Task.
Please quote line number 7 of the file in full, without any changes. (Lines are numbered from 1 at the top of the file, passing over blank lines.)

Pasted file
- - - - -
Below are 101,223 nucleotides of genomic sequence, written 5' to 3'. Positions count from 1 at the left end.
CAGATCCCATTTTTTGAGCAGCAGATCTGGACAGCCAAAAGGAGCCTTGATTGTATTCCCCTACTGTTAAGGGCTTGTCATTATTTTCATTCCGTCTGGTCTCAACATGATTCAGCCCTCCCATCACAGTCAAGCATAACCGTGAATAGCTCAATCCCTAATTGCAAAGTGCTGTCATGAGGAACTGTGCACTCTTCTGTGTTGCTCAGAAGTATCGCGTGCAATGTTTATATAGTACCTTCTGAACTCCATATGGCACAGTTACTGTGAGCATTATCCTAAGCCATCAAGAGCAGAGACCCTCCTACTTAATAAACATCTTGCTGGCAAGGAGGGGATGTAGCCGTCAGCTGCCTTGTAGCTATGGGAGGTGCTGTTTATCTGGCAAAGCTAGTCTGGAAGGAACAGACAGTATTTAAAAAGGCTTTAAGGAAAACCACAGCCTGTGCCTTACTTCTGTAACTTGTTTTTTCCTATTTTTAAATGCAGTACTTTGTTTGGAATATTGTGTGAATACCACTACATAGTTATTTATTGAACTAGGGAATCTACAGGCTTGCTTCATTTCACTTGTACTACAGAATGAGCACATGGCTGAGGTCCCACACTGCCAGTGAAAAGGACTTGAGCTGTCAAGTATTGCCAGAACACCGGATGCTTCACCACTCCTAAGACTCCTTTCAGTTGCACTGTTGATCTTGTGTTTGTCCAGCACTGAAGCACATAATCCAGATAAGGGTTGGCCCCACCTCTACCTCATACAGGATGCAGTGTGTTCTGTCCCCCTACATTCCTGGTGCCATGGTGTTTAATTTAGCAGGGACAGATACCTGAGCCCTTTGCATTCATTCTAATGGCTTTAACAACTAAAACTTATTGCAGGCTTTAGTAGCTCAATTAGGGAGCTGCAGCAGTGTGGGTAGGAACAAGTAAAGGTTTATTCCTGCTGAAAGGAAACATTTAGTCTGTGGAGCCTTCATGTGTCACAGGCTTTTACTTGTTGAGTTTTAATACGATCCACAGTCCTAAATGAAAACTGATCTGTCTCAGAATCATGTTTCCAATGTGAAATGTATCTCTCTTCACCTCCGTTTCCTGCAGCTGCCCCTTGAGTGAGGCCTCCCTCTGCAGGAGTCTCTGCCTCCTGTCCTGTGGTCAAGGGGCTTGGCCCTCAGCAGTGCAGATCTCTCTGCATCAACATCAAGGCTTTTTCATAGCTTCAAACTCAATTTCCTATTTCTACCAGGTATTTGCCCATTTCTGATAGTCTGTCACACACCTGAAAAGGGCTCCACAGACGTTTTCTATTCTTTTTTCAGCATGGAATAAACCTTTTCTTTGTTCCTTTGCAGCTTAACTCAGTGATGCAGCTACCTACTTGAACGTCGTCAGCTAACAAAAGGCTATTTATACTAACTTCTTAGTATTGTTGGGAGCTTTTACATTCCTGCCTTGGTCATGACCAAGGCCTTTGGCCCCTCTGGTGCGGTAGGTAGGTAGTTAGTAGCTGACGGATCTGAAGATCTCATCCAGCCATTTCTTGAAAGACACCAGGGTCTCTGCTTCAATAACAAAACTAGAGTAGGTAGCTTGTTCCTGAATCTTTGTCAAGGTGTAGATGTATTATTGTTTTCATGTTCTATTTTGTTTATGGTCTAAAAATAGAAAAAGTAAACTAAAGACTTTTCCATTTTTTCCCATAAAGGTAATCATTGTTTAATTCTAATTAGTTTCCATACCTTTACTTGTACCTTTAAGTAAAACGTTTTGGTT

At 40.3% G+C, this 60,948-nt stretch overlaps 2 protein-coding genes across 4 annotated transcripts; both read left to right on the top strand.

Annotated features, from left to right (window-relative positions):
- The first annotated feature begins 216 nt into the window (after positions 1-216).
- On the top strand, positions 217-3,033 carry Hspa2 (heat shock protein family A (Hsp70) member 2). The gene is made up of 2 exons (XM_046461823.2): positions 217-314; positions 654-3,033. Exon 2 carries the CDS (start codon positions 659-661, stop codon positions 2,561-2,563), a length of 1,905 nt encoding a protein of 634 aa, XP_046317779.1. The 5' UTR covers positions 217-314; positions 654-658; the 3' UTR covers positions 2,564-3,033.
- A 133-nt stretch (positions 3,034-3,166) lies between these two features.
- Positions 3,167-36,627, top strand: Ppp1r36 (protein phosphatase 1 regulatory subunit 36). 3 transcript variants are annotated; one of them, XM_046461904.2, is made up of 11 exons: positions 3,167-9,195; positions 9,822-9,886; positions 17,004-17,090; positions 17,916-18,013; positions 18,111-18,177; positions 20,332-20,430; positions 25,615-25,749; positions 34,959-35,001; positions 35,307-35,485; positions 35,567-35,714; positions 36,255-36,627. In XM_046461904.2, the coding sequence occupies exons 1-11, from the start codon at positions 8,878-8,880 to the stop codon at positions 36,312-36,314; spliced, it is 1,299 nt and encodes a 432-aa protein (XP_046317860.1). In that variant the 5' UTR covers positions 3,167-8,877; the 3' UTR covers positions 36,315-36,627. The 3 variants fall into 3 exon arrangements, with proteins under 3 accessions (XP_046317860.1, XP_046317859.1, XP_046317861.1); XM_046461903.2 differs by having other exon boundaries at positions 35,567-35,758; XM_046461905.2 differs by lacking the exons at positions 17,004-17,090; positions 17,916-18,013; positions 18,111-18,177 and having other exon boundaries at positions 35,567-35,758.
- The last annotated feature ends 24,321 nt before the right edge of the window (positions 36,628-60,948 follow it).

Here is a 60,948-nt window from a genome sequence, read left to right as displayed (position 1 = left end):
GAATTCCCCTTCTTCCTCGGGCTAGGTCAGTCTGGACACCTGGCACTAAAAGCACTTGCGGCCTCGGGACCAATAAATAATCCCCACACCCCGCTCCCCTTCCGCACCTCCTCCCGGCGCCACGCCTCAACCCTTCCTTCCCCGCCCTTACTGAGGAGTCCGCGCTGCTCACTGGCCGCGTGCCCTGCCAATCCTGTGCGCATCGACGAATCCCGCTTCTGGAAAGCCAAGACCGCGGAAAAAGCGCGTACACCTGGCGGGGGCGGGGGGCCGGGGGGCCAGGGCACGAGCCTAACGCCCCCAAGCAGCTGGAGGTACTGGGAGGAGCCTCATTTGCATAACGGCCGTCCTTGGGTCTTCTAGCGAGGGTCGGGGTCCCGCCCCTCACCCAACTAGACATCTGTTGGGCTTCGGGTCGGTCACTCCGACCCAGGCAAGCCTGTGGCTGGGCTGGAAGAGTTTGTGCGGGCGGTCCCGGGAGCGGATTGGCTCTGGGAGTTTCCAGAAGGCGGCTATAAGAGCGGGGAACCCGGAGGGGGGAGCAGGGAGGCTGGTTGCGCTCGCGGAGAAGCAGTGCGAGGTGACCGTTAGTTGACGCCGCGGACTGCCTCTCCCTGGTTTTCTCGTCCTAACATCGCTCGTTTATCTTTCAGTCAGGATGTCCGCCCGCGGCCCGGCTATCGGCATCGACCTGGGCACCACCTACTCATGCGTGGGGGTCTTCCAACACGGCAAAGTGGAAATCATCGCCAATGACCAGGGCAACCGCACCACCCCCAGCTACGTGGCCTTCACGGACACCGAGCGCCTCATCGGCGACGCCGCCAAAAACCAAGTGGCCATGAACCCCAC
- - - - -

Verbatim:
- A 133-nt stretch (positions 3,034-3,166) lies between these two features.